(5.5)

## 6. from the polarization currents

Given the difficulty just explained of securing *A*^{(1)} in full, it is lucky that follows directly from the Biot–Savart Law applied to the polarization current density in the medium, i.e. to(6.1)The writer suspects that this is obvious. A formal proof starts by noting that in principle too can be ascribed to a combination of moving point charges. Call a typical one *e*, its velocity ** v**, and (just in this paragraph) let

**be the vector from**

*R**this*charge to the field point

**. Then eqn (65.5) of LL shows that, in some gauge we need not specify, its vector potential to order**

*r**v*/

*c*may be written as

*e*

**/**

*v**cR*, and its

*B*field therefore as (

*e*/

*c*)∇

_{r}×(

**/**

*v**R*)=(

*e*/

*c*)

**×**

*v***/**

*R**R*

^{3}. But this is precisely the Biot–Savart Law, which therefore applies by linearity to

*in toto*.

In (6.1), the time dependence resides in *ρ*(

*t*), with ∂

*/∂*

*ρ**t*=−∂

**/∂**

*R**t*=

**. Accordingly,(6.2)where the last step has used [∇×**

*u***=0]⇒[**

*a***×∇**

*a**ψ*=−∇×(

*ψ*

**)], and then the vector identity7 .**

*a**We see that*

*is parallel to the surface*. This is surprising, because the polarization currents are by no means perpendicular: away from some exceptional points, .

Next, one Fourier transforms the two coulombic terms, using (A 3). Then yields a delta function, reducing the two two-dimensional Fourier integrals to just one; ∂/∂*t* is trivial because *ρ* occurs only in an exponent. The result reads(6.3)(6.4)Then tallies with ∇×

*A*^{(1)}found in II; but , whence is not the entire vector potential in the pseudo-Coulomb gauge. Regarding

*Z*≡|

*z*|+

*ζ*we recall (2.5) and (2.6).

To evaluate *Ω* one replaces i(*l*_{∥}.*u*_{∥})→*u*_{∥}.∂/∂** S**, integrates over the azimuthal angle of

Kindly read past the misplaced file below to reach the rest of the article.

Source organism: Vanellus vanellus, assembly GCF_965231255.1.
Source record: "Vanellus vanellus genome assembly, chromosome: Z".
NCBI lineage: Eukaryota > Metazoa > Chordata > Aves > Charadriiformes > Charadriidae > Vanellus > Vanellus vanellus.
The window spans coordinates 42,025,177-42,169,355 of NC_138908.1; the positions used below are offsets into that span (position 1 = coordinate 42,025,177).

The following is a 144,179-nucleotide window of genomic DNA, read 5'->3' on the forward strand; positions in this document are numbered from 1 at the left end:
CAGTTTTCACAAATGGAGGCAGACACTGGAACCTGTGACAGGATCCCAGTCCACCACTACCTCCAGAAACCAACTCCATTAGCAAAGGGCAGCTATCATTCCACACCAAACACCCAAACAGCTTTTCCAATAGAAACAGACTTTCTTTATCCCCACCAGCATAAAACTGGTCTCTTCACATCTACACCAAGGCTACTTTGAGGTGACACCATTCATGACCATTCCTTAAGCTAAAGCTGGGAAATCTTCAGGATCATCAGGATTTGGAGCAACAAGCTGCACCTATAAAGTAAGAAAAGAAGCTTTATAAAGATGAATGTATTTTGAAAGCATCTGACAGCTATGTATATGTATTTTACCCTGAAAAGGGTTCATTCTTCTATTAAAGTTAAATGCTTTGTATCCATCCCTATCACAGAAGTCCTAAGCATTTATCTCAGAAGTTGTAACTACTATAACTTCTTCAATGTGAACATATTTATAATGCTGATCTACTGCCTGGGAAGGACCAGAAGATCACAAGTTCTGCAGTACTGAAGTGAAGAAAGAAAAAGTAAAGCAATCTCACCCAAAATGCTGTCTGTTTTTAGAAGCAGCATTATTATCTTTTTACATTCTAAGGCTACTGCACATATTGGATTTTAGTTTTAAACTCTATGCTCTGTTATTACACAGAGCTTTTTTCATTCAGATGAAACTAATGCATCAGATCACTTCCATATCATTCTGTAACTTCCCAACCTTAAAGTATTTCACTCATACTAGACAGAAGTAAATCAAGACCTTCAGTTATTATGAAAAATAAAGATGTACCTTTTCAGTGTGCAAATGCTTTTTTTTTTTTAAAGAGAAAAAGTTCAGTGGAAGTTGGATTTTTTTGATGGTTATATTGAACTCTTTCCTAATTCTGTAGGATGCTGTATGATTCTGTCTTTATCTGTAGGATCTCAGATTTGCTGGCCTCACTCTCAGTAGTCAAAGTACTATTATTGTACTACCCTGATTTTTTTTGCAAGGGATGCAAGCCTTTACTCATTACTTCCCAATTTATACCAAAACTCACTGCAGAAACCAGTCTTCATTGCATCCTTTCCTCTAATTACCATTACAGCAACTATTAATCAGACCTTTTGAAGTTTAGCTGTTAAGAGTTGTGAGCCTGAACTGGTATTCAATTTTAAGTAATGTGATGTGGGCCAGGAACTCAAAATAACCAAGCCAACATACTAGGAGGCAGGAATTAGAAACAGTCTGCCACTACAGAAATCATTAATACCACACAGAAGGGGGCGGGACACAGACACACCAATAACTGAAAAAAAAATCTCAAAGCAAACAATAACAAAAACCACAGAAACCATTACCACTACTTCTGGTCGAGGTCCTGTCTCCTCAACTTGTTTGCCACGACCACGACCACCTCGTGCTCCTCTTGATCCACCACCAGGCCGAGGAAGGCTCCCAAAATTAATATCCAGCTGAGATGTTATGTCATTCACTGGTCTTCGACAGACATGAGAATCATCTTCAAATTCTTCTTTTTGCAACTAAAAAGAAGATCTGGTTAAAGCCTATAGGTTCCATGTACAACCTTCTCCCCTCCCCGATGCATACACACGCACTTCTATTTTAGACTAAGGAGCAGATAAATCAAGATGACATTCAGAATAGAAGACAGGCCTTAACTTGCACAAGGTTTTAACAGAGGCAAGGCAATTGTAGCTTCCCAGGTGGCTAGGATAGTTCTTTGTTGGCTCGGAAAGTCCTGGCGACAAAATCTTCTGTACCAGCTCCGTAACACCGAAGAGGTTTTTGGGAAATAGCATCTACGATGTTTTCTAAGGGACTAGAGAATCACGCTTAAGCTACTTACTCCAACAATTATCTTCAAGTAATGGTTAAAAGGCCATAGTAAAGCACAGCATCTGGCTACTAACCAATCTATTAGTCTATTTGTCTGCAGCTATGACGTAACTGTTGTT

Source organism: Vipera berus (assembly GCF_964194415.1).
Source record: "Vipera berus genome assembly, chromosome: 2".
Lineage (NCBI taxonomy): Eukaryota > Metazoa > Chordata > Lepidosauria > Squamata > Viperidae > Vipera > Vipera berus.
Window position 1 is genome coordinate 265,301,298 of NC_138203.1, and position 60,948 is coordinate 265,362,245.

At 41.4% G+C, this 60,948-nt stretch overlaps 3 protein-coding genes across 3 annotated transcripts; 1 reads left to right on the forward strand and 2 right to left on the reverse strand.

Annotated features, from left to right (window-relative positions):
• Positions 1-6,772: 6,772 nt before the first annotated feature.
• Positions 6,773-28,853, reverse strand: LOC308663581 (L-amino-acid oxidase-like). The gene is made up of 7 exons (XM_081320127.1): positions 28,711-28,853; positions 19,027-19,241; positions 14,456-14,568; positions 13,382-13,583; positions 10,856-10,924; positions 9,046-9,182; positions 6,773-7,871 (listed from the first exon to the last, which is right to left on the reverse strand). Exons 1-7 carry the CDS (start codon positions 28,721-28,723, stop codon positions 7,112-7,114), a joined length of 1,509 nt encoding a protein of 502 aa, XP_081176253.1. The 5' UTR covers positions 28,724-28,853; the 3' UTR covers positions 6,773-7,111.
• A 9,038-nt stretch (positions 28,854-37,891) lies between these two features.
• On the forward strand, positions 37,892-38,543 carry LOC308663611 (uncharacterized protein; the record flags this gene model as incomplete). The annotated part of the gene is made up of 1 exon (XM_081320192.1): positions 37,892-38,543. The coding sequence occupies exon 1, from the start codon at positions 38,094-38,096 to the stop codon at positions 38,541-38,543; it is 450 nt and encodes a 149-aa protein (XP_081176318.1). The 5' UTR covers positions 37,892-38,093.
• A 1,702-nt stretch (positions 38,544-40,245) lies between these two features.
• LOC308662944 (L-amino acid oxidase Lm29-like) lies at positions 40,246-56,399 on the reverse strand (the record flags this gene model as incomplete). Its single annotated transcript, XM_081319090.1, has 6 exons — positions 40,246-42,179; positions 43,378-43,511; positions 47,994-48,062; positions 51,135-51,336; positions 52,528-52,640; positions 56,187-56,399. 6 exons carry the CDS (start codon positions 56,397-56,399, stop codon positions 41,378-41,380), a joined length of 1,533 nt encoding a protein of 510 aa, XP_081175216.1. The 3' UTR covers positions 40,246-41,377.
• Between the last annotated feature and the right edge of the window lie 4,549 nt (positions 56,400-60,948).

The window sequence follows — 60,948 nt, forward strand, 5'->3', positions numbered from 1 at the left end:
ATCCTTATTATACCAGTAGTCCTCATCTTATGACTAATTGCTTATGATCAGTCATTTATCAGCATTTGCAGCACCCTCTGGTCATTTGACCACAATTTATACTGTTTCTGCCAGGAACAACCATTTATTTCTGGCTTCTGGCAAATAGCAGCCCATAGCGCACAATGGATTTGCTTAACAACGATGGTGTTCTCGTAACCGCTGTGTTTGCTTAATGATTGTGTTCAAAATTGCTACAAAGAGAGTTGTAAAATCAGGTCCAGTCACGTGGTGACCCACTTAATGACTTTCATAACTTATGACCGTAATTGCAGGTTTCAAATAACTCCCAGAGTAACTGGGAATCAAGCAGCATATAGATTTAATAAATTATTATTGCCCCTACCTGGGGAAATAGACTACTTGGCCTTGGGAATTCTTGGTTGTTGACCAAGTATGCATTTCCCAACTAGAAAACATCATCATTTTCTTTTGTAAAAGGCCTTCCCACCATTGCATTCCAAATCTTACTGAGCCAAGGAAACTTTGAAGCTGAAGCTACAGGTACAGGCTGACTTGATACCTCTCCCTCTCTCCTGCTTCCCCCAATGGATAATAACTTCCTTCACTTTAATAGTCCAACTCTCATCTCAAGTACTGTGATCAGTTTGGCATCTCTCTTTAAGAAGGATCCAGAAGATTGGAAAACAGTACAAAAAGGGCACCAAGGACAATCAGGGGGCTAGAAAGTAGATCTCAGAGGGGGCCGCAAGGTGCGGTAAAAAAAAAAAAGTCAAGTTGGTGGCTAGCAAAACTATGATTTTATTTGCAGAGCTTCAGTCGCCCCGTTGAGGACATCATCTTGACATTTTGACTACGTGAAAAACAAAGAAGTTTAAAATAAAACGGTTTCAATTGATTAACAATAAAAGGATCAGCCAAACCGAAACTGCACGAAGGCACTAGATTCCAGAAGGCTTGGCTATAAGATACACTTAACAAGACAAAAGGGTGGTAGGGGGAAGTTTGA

*l*_{∥}, and uses (A 7)–(A 14). Taking the

*x*-axis along

*u*_{∥}, and introducing conveniently scaled coordinates (

*Σ*

_{1},

*Σ*

_{2}), one finds(6.5)(6.6)When

*u*

_{3}=0 these expressions can be rationalized to(6.7)

## 7. Properties of

Section 7*e* will comment on the coincidences between and the results of Furry (1974) for the interior of a well-conducting half-space. He gives so much quantitative information that we restrict our own illustrations to a minimum.

### (a) Scaling

Equation (6.5) shows that inside the material *Ω* and thereby are functions only of ** R**. In particular, they do not depend on

*z*and

*ζ*separately, but only through

*Z*≡|

*z*|+

*ζ*. (The same is true of

*P*^{(0)}.) Thus, for a given position

*of the charge and at a given point*

*ρ***the field does not depend on the position of the surface, provided only that the surface lies between the two. More specifically, (6.6) makes it explicit that, apart from the overall scale that is set by**

*r**Z*, the potential

*Ω*is a function only of the scaled lateral coordinates

*Σ*

_{1,2}. Equations (7.1)–,(7.3) below show the same for .

### (b) Symmetries

*For any direction of* ** u**, one notes from (6.6) and (6.3) that

*Ω*(

*z*)=

*Ω*(−

*z*), whence . This is unexpected because the polarization currents are, necessarily, far from having any definite parity. Trying for some insight into the apparent paradox we risk one observation. Since

*P*^{(0)}is a function only of

**, the pattern of polarization currents is the same at all depths: all layers contribute constructively to the field at any exterior point**

*R**z*>0, the contributions diminishing uniformly with increasing depth of the layer. By contrast, at a field point

*z*<0 inside, layers at depths greater and less than |

*z*| contribute with opposite signs, a destructive effect that is seen,

*a posteriori*, to be exactly counteracted by enhancement from the fact than now there are currents arbitrarily close to the field point in question.